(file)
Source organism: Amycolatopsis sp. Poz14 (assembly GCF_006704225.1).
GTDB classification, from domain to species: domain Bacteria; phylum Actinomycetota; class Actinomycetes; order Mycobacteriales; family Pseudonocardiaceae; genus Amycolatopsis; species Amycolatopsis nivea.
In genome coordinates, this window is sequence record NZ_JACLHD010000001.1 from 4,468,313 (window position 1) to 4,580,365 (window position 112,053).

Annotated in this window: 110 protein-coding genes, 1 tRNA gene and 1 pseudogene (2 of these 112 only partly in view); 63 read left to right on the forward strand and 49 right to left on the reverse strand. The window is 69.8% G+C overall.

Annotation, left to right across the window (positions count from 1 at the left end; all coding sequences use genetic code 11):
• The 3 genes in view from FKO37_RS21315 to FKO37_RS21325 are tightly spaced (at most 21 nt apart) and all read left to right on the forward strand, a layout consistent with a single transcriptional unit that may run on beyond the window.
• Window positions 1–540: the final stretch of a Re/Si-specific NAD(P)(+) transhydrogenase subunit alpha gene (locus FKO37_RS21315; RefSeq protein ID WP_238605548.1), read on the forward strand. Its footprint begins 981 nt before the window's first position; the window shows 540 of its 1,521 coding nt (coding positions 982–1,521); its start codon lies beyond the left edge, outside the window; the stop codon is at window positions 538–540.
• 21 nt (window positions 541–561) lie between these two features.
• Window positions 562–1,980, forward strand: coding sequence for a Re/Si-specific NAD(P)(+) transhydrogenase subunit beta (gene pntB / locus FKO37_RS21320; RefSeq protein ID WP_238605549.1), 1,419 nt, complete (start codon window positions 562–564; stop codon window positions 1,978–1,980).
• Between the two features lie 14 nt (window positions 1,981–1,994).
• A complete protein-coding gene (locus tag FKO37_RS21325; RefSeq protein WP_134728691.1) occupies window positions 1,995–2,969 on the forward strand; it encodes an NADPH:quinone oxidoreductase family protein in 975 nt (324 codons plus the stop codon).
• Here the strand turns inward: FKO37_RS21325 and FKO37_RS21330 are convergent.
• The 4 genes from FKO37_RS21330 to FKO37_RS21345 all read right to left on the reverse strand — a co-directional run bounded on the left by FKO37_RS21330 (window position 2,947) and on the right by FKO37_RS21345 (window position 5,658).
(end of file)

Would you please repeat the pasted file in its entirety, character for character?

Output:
Source organism: Amycolatopsis sp. Poz14 (assembly GCF_006704225.1).
GTDB classification, from domain to species: domain Bacteria; phylum Actinomycetota; class Actinomycetes; order Mycobacteriales; family Pseudonocardiaceae; genus Amycolatopsis; species Amycolatopsis nivea.
In genome coordinates, this window is sequence record NZ_JACLHD010000001.1 from 4,468,313 (window position 1) to 4,580,365 (window position 112,053).

Annotated in this window: 110 protein-coding genes, 1 tRNA gene and 1 pseudogene (2 of these 112 only partly in view); 63 read left to right on the forward strand and 49 right to left on the reverse strand. The window is 69.8% G+C overall.

Annotation, left to right across the window (positions count from 1 at the left end; all coding sequences use genetic code 11):
• The 3 genes in view from FKO37_RS21315 to FKO37_RS21325 are tightly spaced (at most 21 nt apart) and all read left to right on the forward strand, a layout consistent with a single transcriptional unit that may run on beyond the window.
• Window positions 1–540: the final stretch of a Re/Si-specific NAD(P)(+) transhydrogenase subunit alpha gene (locus FKO37_RS21315; RefSeq protein ID WP_238605548.1), read on the forward strand. Its footprint begins 981 nt before the window's first position; the window shows 540 of its 1,521 coding nt (coding positions 982–1,521); its start codon lies beyond the left edge, outside the window; the stop codon is at window positions 538–540.
• 21 nt (window positions 541–561) lie between these two features.
• Window positions 562–1,980, forward strand: coding sequence for a Re/Si-specific NAD(P)(+) transhydrogenase subunit beta (gene pntB / locus FKO37_RS21320; RefSeq protein ID WP_238605549.1), 1,419 nt, complete (start codon window positions 562–564; stop codon window positions 1,978–1,980).
• Between the two features lie 14 nt (window positions 1,981–1,994).
• A complete protein-coding gene (locus tag FKO37_RS21325; RefSeq protein WP_134728691.1) occupies window positions 1,995–2,969 on the forward strand; it encodes an NADPH:quinone oxidoreductase family protein in 975 nt (324 codons plus the stop codon).
• Here the strand turns inward: FKO37_RS21325 and FKO37_RS21330 are convergent.
• The 4 genes from FKO37_RS21330 to FKO37_RS21345 all read right to left on the reverse strand — a co-directional run bounded on the left by FKO37_RS21330 (window position 2,947) and on the right by FKO37_RS21345 (window position 5,658).